Potential implications of testing an experimental mRNA-based vaccine during an emerging infectious disease pandemic


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Tag(s): Legacy post
Topic(s): Clinical Trials & Studies Public Health Research Ethics

by Ariadne A. Nichol, B.A.

Development of experimental vaccines to combat the COVID-19 pandemic has been rapidly progressing. In the United States, several Phase I clinical trial participants already received an injection of mRNA-1273, the experimental vaccine developed by the National Institutes of Health (NIH) and a biotechnology firm called Moderna. The chief medical officer at Moderna, Dr. Tal Zaks, lauded the speed with which his company has provided a potential COVID-19 vaccine: “I think we’ve set a new record here.” However, the usual Food and Drug Administration (FDA) standard for proving safety and efficacy in animal models before moving onto testing in humans, has not been followed. Instead, safety and efficacy studies in animals will run concurrently with the Phase I clinical trial in humans. This article highlights the potential implications of this new manner of testing, while placing it in the context of the current pandemic.

Art by Craig Klugman

The platform itself is different than the live-attenuated, inactivated, or subunit vaccines normally tested. The proposed vaccine is mRNA based, meaning the injection given is comprised of mRNA that can enter human cells and cause the production of the viral surface antigens; and production of these antigens then leads to the production of antibodies that are potentially protective against SARS-CoV-2. Moderna has been working on this platform to specifically target SARS-CoV-2 since January 2020 when it received major funding from Coalition for Epidemic Preparedness Innovations (CEPI) to manufacture the first clinical batch. Many scientists believe this new kind of vaccine platform holds the potential to “transform areas of medicine, including the prophylaxis of infectious diseases.” However, Moderna has yet to bring any viable mRNA-based vaccines to market. The novel mRNA-based platform and use of concurrent animal modeling leaves many questions unanswered.

For instance, how will preclinical findings be communicated to clinical researchers if testing in animals and humans is simultaneous? This normally occurs via publication when animal modeling and Phase I human safety trials are completed in a sequential manner. Both the Institutional Animal Care and Use Committee (IACUC) and the Data Safety and Monitoring Board (DSMB) have stopping rules to terminate a trial early due to safety concerns. Hypothetically, if the IACUC found mRNA-1273 to be harmful, how would researchers conducting the Phase I clinical trial become aware of these preclinical findings? A new data sharing mechanism and monitoring would be beneficial to make sure dissemination of results is timely.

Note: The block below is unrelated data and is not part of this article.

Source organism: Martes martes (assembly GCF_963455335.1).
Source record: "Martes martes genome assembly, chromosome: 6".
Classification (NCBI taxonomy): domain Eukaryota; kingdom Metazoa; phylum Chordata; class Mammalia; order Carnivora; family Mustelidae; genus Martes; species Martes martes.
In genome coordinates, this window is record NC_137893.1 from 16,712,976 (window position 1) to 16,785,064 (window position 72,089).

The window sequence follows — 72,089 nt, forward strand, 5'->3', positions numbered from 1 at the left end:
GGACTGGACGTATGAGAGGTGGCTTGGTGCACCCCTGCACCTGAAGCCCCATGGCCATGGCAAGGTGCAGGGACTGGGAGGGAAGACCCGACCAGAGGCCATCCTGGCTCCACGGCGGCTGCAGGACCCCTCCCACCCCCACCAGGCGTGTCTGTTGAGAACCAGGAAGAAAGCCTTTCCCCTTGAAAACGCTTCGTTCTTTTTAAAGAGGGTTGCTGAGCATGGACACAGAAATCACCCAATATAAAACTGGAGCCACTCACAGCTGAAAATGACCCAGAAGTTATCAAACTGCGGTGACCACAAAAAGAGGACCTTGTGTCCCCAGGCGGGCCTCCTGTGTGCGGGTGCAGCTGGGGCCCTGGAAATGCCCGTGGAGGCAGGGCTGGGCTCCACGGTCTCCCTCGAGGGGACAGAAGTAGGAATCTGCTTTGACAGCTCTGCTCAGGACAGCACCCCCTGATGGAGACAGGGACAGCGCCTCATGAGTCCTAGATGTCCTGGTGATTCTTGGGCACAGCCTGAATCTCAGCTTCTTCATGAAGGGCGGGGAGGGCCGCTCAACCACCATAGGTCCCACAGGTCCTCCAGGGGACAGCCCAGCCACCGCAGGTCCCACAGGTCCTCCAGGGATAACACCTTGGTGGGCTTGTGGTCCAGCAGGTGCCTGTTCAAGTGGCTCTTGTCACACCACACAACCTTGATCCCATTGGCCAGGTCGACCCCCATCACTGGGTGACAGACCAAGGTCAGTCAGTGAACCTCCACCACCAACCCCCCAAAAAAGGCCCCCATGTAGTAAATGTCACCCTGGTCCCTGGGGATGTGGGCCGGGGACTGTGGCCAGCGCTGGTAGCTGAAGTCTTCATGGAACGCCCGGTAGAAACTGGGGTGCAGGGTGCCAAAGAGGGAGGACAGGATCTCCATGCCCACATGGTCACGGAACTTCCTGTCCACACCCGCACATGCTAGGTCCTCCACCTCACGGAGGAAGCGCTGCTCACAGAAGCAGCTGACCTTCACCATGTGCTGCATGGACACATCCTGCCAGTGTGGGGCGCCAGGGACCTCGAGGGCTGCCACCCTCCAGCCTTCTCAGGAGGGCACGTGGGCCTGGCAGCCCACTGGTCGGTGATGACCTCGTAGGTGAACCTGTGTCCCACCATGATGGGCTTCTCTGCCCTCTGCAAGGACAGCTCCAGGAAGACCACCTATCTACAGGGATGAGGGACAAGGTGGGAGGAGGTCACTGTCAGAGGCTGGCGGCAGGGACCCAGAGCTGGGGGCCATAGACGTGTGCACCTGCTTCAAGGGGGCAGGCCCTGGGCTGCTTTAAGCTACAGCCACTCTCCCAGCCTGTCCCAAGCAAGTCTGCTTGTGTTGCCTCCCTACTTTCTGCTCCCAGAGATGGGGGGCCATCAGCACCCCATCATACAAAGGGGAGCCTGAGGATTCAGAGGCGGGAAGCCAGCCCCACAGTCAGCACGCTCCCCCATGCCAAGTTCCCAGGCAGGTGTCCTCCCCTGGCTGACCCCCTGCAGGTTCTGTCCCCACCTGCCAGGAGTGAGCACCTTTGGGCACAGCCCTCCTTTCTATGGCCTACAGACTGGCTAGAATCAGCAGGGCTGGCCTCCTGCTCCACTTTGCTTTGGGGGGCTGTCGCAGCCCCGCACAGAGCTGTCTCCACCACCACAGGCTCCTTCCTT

There is also the question of whether the potential benefit of concurrent preclinical and clinical testing outweighs the risks. Currently, the justification of conducting concurrent animal modeling with the Phase I clinical trial is the need for rapid progress due to the ongoing COVID-19 pandemic. With an emerging infectious disease threat at hand, the potential ramifications of developing vaccines at the usual pace, which takes 10-15 years, are serious. Many would die in the meantime. Moreover, other researchers have previously demonstrated safety and efficacy in animal modes with mRNA vaccine technology for other emerging infectious diseases. Therefore, potential human harm would be predicted to be minimal since one mRNA sequence is simply being swapped for another one.

However, we must also consider the potential risks posed to the research participants when no animal modeling specifically for mRNA-1273 has been done previously to provide an indication of this particular vaccine’s safety profile. Participants enrolled in the Phase I clinical trial for mRNA-1273 signed a lengthy, 45-page long informed consent document. Preclinical safety results are normally required in order to justify the potential risk to human subjects, since risk is only justified by potential benefit. Without proven benefit from preclinical work, it appears questionable to subject human trial participants to risks, even if those risks are minimal.

In addition, the current context of the pandemic, while illuminating a significant need for increased research and development of vaccines, might cloud rational judgment with the seductive promise of hope. Even if all went exactly as planned, the experimental vaccine would still not be available for at least another 12–18 months. Rushing through regulatory approvals with this new manner of concurrent testing of animal modeling and Phase I human safety trials should be carefully scrutinized. Perhaps the risk is in fact justified due to the large amount of potential cases we may still have as the disease continues to hit more and more countries and as the death count continues to rise at an alarming rate. Yet, there has been no proven benefit that mRNA-1273 will be safe and efficacious in people.

A final and important implication of this manner of concurrent testing for an experimental vaccine during a pandemic is setting new precedent for all mRNA-based vaccines. One recommendation is that data sharing mechanisms should be established prior to start of concurrent testing. Another recommendation would be to create a monitoring board to provide oversight of the concurrent processes. Emerging infectious disease pandemics will begin to occur with more frequency, so whatever we do now will have an impact on how we respond in the future. Overall, a cautious approach should be adopted in implementation of concurrent testing of mRNA-based experimental vaccines that are rapidly developed as a response to emerging infectious disease outbreaks.

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